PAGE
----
The announcement of the daily figures by the Department of Health officials has become a focal point in anticipation of good news in terms of a reduction in death rates and new confirmed cases of Covid-19. More recently we see increasing numbers of those vaccinated each week. Of course, all of this gives hope for the future and our society returning to some type of normality. The Coach Tourism & Transport Council has being doing a wonderful job in representing their members and have warned that the Government cannot remove the present supports for some time. Most business have been just about surviving, but the cash flow that will be required to get up and running may prove too big a challenge for some passenger transport companies.
As bright as the future may seem and as enthusiastic as people may be to resume traveling, getting back on the road will be a precarious time. While the banks have been reasonably supportive so far, the big test is about to come, how much latitude will they give in the coming twelve months? One very telling prediction is from the management at Kylemore Abbey in Connemara, who expect visitor numbers to return to 2019 levels at the earliest in 2023.
There are some bright spots on the horizon, however. National Express in the UK is seeing an increase in the numbers traveling and are adding new routes each week. Many UK operators are reporting an increase in enquiries for group travel and private hire. Last Monday saw a return of school bus services. It may be optimistic to think that some school trips will happen between now and the end of the year, but you never know.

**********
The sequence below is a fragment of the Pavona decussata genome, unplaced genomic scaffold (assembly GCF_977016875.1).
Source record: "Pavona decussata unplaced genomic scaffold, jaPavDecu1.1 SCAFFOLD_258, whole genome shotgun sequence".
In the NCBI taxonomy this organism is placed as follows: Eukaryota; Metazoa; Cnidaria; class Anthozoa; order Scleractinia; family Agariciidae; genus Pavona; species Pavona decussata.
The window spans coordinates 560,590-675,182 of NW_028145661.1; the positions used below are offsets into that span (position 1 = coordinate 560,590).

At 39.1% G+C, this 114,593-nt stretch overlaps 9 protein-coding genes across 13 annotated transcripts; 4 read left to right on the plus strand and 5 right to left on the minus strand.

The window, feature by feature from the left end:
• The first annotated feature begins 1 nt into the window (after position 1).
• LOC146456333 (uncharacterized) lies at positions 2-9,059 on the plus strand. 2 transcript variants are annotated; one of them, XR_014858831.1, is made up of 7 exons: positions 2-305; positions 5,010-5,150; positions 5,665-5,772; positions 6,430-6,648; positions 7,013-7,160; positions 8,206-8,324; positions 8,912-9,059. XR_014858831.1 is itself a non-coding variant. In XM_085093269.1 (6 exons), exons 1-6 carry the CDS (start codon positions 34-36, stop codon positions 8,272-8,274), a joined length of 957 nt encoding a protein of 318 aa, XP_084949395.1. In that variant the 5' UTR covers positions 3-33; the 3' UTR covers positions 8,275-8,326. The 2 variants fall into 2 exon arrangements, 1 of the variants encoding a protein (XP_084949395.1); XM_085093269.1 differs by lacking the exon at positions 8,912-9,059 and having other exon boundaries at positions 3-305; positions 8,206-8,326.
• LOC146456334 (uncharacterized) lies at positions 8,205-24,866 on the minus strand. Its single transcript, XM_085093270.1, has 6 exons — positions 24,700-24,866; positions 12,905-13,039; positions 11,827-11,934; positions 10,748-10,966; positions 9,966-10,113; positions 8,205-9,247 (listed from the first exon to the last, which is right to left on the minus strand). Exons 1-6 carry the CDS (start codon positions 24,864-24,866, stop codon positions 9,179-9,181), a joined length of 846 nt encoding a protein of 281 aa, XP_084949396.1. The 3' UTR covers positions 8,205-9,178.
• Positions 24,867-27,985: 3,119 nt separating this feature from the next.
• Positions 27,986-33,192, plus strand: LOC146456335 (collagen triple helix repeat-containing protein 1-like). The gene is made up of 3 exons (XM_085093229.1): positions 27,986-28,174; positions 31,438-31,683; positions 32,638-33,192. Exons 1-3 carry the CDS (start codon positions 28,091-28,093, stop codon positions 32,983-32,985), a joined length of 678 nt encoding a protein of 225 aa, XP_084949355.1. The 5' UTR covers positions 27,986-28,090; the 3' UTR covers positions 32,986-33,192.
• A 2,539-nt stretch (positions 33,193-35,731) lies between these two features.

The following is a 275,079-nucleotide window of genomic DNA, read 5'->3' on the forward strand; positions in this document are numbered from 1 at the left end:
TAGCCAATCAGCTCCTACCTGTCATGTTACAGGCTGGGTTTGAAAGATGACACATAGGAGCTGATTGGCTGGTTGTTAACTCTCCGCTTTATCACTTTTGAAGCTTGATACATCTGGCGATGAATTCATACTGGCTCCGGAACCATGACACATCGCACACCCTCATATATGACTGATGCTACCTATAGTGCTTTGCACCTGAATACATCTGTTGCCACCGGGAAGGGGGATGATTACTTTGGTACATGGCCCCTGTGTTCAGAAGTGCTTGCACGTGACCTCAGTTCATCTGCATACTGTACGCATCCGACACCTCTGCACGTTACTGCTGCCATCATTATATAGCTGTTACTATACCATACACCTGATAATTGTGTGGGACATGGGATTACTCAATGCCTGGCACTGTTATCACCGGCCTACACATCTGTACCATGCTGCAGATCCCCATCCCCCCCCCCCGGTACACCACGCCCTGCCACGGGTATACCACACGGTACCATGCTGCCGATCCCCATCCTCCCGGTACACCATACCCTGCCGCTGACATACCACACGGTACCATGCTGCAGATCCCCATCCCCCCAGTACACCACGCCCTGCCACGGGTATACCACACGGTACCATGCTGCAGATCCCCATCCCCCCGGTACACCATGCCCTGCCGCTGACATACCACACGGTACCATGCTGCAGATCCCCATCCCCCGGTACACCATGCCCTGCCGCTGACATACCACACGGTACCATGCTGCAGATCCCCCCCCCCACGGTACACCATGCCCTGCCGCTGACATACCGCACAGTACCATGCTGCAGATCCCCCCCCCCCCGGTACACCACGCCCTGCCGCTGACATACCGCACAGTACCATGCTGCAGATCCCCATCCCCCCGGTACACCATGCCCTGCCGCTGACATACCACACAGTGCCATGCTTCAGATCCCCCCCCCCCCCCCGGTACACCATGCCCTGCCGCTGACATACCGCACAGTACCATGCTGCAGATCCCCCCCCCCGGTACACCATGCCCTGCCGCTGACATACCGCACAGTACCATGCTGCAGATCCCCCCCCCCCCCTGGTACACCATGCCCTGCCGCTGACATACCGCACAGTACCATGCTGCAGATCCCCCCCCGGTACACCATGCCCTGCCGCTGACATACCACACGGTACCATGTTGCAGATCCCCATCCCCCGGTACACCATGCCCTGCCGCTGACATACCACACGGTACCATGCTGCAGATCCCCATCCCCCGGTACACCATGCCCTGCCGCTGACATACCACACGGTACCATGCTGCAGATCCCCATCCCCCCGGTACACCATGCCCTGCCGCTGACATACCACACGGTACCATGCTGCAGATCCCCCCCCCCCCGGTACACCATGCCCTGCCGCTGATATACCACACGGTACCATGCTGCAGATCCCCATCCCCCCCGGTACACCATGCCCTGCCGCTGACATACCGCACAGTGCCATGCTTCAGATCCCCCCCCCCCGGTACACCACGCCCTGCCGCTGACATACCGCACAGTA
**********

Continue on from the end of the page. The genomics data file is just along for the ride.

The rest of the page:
Revolut, the now very popular payment card system has published some encouraging data about the spending trends of the public, in particular the travelling public. Revolut competes with the likes of Visa, some regard it as more secure and there are 1.2 million card holders in Ireland currently. Their figures say that consumer spending is up 50% month on month for Bus & Train travel since the start of the year. Airline bookings for the month of March were up almost 60% on February. Of course, it is true that the figures were low to begin with, but nonetheless the increases are substantial. The other plus side of this is that if airline bookings are up as much in other European countries, maybe we in Ireland will benefit.
In spite of all this optimism, I know there are many operators having sleepless nights as they look to the future. The new business pandemic will be “cash flow” for them, fortunately we know what the vaccine is. One must be concerned that just as there was concern about a shortage of the medical vaccine, could there be a shortage of the business vaccine. Will the Government continue to provide business with practical help and keep the support in place long enough for people to get their operations up and running? All through the Covid-19 crisis the Government put a lot of value on the “medical expertise and advice” they received and took. Let’s hope they take advice from the experts when it comes to resuscitating the bus and coach sector, they need to, because there is very little of it around the Cabinet table. Sean Murtagh